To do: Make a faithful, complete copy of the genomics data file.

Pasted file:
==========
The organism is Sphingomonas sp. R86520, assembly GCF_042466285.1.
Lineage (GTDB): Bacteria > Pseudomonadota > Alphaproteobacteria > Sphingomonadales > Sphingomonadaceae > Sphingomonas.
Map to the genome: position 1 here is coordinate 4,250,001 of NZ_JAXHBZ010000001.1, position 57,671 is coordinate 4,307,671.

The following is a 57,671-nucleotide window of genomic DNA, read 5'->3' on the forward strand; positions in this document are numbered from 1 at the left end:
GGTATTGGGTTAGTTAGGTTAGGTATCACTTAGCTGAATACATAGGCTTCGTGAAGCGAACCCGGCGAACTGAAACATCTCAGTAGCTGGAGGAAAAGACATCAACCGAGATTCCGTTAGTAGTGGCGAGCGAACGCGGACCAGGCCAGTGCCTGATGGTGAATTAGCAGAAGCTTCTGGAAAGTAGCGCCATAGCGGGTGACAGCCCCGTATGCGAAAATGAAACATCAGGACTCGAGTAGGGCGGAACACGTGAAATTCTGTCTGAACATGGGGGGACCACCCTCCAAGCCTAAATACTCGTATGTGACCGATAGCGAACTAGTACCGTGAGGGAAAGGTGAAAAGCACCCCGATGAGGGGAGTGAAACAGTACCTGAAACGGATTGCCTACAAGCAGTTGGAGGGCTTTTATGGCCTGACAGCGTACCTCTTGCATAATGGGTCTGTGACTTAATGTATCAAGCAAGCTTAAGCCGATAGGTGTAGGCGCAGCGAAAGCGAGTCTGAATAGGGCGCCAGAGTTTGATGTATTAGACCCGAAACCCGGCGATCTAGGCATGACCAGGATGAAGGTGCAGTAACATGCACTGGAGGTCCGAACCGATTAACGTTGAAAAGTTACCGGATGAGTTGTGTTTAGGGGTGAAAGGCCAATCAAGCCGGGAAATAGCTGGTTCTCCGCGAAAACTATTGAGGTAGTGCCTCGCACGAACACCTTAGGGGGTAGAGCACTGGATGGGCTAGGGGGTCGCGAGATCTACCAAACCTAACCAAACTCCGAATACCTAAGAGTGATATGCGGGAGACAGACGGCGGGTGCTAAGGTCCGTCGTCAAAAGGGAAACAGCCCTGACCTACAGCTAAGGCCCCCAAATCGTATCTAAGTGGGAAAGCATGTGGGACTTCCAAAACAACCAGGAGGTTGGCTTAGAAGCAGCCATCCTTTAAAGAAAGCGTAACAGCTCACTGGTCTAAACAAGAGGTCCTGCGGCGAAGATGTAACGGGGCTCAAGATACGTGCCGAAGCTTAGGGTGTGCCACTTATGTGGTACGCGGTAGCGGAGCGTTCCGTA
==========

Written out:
The organism is Sphingomonas sp. R86520, assembly GCF_042466285.1.
Lineage (GTDB): Bacteria > Pseudomonadota > Alphaproteobacteria > Sphingomonadales > Sphingomonadaceae > Sphingomonas.
Map to the genome: position 1 here is coordinate 4,250,001 of NZ_JAXHBZ010000001.1, position 57,671 is coordinate 4,307,671.

The following is a 57,671-nucleotide window of genomic DNA, read 5'->3' on the forward strand; positions in this document are numbered from 1 at the left end:
GGTATTGGGTTAGTTAGGTTAGGTATCACTTAGCTGAATACATAGGCTTCGTGAAGCGAACCCGGCGAACTGAAACATCTCAGTAGCTGGAGGAAAAGACATCAACCGAGATTCCGTTAGTAGTGGCGAGCGAACGCGGACCAGGCCAGTGCCTGATGGTGAATTAGCAGAAGCTTCTGGAAAGTAGCGCCATAGCGGGTGACAGCCCCGTATGCGAAAATGAAACATCAGGACTCGAGTAGGGCGGAACACGTGAAATTCTGTCTGAACATGGGGGGACCACCCTCCAAGCCTAAATACTCGTATGTGACCGATAGCGAACTAGTACCGTGAGGGAAAGGTGAAAAGCACCCCGATGAGGGGAGTGAAACAGTACCTGAAACGGATTGCCTACAAGCAGTTGGAGGGCTTTTATGGCCTGACAGCGTACCTCTTGCATAATGGGTCTGTGACTTAATGTATCAAGCAAGCTTAAGCCGATAGGTGTAGGCGCAGCGAAAGCGAGTCTGAATAGGGCGCCAGAGTTTGATGTATTAGACCCGAAACCCGGCGATCTAGGCATGACCAGGATGAAGGTGCAGTAACATGCACTGGAGGTCCGAACCGATTAACGTTGAAAAGTTACCGGATGAGTTGTGTTTAGGGGTGAAAGGCCAATCAAGCCGGGAAATAGCTGGTTCTCCGCGAAAACTATTGAGGTAGTGCCTCGCACGAACACCTTAGGGGGTAGAGCACTGGATGGGCTAGGGGGTCGCGAGATCTACCAAACCTAACCAAACTCCGAATACCTAAGAGTGATATGCGGGAGACAGACGGCGGGTGCTAAGGTCCGTCGTCAAAAGGGAAACAGCCCTGACCTACAGCTAAGGCCCCCAAATCGTATCTAAGTGGGAAAGCATGTGGGACTTCCAAAACAACCAGGAGGTTGGCTTAGAAGCAGCCATCCTTTAAAGAAAGCGTAACAGCTCACTGGTCTAAACAAGAGGTCCTGCGGCGAAGATGTAACGGGGCTCAAGATACGTGCCGAAGCTTAGGGTGTGCCACTTATGTGGTACGCGGTAGCGGAGCGTTCCGTA